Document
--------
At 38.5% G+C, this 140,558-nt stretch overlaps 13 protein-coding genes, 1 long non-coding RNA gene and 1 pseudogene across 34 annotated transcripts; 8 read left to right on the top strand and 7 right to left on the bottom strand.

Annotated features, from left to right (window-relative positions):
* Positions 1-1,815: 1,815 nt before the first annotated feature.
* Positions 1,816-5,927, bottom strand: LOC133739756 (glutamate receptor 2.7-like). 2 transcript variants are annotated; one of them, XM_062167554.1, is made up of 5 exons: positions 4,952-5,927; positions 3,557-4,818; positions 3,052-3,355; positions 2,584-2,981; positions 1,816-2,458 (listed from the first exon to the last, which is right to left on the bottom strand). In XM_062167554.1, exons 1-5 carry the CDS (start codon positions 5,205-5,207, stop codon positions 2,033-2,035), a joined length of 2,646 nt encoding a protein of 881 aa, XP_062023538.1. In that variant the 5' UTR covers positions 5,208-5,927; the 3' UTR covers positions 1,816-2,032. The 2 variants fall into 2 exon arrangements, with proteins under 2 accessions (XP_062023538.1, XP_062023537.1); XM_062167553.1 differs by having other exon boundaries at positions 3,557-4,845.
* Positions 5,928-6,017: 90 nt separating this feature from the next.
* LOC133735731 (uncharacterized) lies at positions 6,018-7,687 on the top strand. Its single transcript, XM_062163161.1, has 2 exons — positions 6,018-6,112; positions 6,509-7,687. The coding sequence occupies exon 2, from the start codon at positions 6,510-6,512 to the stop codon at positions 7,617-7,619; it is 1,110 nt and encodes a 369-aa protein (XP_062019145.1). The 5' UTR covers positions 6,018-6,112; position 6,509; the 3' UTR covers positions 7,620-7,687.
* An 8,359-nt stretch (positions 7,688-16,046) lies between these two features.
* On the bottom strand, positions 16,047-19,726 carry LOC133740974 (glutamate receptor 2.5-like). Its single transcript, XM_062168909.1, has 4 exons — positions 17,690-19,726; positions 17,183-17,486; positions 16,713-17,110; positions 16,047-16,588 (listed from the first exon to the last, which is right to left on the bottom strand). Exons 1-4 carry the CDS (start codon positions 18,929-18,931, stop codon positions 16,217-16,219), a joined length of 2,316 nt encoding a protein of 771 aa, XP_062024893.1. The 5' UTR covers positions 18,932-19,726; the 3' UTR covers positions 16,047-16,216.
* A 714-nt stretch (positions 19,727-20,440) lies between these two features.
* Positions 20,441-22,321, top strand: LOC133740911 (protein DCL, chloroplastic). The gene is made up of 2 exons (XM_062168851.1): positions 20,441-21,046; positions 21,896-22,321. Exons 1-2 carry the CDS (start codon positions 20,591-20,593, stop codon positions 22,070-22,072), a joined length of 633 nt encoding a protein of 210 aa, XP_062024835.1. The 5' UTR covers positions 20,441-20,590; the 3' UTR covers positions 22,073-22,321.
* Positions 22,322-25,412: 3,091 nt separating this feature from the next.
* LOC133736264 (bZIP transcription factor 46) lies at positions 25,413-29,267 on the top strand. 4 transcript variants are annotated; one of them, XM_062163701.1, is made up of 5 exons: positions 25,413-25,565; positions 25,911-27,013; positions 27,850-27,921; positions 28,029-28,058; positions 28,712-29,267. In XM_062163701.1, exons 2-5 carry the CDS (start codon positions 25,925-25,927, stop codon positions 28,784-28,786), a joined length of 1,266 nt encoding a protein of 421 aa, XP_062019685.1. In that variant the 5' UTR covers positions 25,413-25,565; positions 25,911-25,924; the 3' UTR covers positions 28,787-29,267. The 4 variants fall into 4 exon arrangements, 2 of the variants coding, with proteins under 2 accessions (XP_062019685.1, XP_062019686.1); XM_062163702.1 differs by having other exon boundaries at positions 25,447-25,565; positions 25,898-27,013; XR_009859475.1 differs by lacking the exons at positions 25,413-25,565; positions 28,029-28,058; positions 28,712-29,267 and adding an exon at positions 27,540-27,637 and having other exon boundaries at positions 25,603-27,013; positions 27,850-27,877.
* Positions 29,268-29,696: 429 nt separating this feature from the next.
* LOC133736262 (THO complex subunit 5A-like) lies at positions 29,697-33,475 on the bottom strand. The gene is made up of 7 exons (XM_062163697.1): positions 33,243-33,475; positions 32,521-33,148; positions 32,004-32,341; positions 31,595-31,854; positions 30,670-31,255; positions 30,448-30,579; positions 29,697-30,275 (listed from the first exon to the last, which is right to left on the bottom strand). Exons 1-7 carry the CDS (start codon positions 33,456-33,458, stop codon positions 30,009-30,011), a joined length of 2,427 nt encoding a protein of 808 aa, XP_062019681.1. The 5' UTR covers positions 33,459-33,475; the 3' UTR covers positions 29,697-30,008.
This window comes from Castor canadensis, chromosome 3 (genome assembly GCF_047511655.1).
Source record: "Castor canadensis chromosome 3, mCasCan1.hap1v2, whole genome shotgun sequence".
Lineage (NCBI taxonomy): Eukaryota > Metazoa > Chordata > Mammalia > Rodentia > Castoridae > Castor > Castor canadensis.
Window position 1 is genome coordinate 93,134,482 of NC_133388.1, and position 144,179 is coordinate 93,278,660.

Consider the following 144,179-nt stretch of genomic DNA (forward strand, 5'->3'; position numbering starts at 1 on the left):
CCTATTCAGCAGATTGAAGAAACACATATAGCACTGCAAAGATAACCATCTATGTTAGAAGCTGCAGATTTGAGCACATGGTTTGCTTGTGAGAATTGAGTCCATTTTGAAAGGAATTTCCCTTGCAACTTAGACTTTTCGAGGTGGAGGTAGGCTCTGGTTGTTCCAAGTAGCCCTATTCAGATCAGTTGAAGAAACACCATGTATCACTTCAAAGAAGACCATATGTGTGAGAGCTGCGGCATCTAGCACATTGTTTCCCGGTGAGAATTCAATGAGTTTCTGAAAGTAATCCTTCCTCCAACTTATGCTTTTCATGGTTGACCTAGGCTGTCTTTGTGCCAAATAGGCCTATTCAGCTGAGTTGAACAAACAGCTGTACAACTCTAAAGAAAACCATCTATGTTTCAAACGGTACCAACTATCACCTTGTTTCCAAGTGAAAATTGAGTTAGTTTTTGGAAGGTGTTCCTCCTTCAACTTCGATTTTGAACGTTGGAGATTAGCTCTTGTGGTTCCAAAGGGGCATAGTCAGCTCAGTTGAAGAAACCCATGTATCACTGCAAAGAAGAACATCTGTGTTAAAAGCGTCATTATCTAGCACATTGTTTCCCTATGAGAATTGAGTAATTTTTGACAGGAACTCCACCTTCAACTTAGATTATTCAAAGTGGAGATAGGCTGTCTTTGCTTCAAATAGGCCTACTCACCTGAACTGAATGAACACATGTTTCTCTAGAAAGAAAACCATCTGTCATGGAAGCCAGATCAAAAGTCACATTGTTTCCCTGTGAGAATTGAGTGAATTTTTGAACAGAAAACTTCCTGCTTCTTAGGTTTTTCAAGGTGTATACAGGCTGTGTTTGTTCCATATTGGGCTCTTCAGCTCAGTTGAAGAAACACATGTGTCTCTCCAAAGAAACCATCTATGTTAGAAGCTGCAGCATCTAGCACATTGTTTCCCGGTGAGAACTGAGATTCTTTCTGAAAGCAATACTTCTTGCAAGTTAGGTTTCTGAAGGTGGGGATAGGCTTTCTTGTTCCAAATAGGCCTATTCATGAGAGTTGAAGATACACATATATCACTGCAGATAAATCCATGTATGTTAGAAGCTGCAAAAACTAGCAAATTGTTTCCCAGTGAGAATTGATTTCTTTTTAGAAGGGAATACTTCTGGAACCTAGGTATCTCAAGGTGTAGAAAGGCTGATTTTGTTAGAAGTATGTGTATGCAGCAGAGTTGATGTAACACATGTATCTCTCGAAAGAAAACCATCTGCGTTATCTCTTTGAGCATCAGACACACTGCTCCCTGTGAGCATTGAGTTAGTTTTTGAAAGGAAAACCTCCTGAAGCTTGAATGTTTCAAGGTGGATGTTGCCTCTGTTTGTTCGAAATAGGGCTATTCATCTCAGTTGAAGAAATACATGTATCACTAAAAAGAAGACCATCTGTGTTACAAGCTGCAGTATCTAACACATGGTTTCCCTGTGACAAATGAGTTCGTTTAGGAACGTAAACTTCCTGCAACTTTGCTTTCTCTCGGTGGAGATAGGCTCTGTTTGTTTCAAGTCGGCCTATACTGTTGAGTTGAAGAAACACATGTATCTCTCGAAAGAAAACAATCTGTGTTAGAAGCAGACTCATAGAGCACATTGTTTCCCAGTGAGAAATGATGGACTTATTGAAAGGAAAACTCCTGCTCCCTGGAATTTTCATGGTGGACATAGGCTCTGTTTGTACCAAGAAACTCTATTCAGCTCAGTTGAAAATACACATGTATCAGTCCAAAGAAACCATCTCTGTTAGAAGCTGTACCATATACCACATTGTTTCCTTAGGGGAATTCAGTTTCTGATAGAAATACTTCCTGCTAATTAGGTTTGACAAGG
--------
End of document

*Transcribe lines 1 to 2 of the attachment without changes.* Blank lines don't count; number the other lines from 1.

At 38.5% G+C, this 140,558-nt stretch overlaps 13 protein-coding genes, 1 long non-coding RNA gene and 1 pseudogene across 34 annotated transcripts; 8 read left to right on the top strand and 7 right to left on the bottom strand.

Annotated features, from left to right (window-relative positions):